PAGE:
Opinion Editorial

By Dennis Polhill

It is about power. Power over the people. If the people have more power, then there must be less for elected officials and those who influence them. Conversely, if elected officials and their minions wish to have more power, then they must take power from the people.

In the 1995 general session of the state legislature, a resolution was passed to overhaul the initiative process. SCR-2 was originally worded to make it harder for constitutional amendments and easier for statutes to access the ballot by initiative. However, SCR-2 was hijacked via amendment and steered away from its original intent to improve the initiative process, Senator Ray Powers withdrew his name as the prime sponsor and voted against it. Normally, when a sponsor does this, his peers respect his wish and the bill dies. But the desire for power knows no bounds in the hearts of Colorado’s elected officials.

The legislature voted to put SCR-2 on the ballot in the next statewide election in November 1996. It would amend the Colorado Constitution with a simple majority so that all future amendments require a 60% super majority.

The evidence shows that the people are extremely responsible and discreet in exercising their right to vote. Only 33 of the 106 citizen initiated amendments have passed since the right of petition was formalized in Colorado in 1910 with the Initiative and Referendum process. In contrast 60 of 109 referred amendments were approved over the same time period. It is inconsistent for the legislature to argue that there are too many amendments. What they mean is that there are too many citizen initiated amendments. When one is in the business of power, even one citizen initiative is one too many. In the 84 years that the people have had the right to petition in Colorado, only 14 of the 106 amendments would have passed had the 60% rule been in place. In all likelihood the moneyed interests, who find it more convenient and less expensive to influence the legislature would pour money into opposition campaigns. This would force the pass rate to be even less than the 14 in 106. They may claim that the right to petition is still alive, but for all practical purposes it would be gone.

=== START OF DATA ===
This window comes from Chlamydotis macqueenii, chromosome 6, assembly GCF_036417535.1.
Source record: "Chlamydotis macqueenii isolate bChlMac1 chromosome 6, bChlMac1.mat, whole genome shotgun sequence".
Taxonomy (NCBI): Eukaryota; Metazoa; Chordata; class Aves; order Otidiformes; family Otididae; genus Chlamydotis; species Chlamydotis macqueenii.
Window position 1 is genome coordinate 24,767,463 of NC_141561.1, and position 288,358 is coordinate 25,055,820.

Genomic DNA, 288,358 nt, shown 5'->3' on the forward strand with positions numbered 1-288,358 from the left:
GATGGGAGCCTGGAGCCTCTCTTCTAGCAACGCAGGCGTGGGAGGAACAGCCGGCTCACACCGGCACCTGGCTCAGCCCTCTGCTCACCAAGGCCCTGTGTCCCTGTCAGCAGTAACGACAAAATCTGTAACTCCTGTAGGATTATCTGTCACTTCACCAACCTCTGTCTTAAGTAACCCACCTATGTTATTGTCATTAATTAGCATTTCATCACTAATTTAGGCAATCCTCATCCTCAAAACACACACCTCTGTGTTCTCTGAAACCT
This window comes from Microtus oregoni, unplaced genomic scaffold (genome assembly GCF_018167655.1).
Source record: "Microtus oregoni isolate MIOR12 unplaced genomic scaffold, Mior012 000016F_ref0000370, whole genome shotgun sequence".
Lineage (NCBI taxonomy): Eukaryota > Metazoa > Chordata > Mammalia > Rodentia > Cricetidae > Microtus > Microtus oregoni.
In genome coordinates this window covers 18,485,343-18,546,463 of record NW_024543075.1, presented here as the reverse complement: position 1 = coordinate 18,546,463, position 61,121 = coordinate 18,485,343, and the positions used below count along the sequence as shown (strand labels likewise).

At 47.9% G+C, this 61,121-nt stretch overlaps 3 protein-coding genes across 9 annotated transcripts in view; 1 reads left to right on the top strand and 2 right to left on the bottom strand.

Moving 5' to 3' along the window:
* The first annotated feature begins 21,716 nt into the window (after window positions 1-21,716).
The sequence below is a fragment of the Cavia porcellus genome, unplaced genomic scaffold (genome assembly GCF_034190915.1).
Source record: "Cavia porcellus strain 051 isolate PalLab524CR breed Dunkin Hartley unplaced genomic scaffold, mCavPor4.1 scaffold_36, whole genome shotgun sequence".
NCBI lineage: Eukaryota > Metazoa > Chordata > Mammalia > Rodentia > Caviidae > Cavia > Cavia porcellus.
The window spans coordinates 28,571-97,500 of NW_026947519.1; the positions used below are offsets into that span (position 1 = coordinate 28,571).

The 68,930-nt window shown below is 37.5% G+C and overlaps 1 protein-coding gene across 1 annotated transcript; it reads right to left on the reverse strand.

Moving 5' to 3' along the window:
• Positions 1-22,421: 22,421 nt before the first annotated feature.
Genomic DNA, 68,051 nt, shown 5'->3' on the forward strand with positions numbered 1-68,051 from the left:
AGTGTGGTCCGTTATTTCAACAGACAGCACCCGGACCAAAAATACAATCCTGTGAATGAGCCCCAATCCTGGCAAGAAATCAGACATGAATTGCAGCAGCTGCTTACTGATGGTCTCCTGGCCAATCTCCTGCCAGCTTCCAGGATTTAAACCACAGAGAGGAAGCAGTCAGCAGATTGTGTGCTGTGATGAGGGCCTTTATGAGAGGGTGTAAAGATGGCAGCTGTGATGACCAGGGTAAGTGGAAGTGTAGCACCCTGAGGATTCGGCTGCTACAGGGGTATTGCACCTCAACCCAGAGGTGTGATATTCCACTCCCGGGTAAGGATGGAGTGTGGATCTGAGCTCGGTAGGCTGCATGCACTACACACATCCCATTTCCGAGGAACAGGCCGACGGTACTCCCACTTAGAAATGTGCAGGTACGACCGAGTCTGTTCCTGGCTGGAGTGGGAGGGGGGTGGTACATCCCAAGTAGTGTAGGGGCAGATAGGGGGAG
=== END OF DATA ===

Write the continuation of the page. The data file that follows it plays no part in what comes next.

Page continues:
SCR-2 goes even further. It gives the legislature the authority to change citizen initiated statutes after 4 years. Current practice is that citizen initiated statutes are regarded as above legislated statutes. Thus, they are rarely and reluctantly changed. SCR-2 would give the legislature license to dabble, further infringing on the people’s right of petition.

The legislature’s disdain for petitions has a long history and is well known. The process is further restricted nearly every year. The U.S. Supreme Court ruled unanimously against the State of Colorado for such infringement in 1988.

The right of referendum has been co-opted since 1932. Once the legislature passes a law the people have the right to petition to put the law to a vote of the people, except when there is a statewide emergency. So, the legislature simply declares every law they pass to be an emergency.

Aside from the abusive conduct of the legislature there are a few compelling reasons to preserve the right of petition. The mere prospect of its use encourages better legislation. It provides a degree of accountability of legislators and a mechanism to deal with the conflict of interest and hot potato issues. Voter interest, competence and participation increases. At least four independent studies have found that voter turnout is about 10% higher when issues are on the ballot. It is a right that belongs to the people and for which the Founding Fathers pledged “our lives, our fortunes, and our sacred honor.”

It has always been and always will be that those who control power want to preserve it and want more. This has been the struggle of humanity since we first stood upright. Those who dislike the rights of petition are elected officials, political parties, and established special interests (big money, big business, and big labor.)

As the Declaration of Independence states, “A Prince, whose character is thus marked by every act which may define a Tyrant, is unfit to be the ruler of a Free People.” Keep these words in mind the next time you vote for your state legislator. Term limits on state legislators take effect in 1998. Can we wait until 1998, or shall we fix the legislature in 1996?

Dennis Polhill is a Senior Fellow at the Independence Institute, a think tank in Golden Colorado.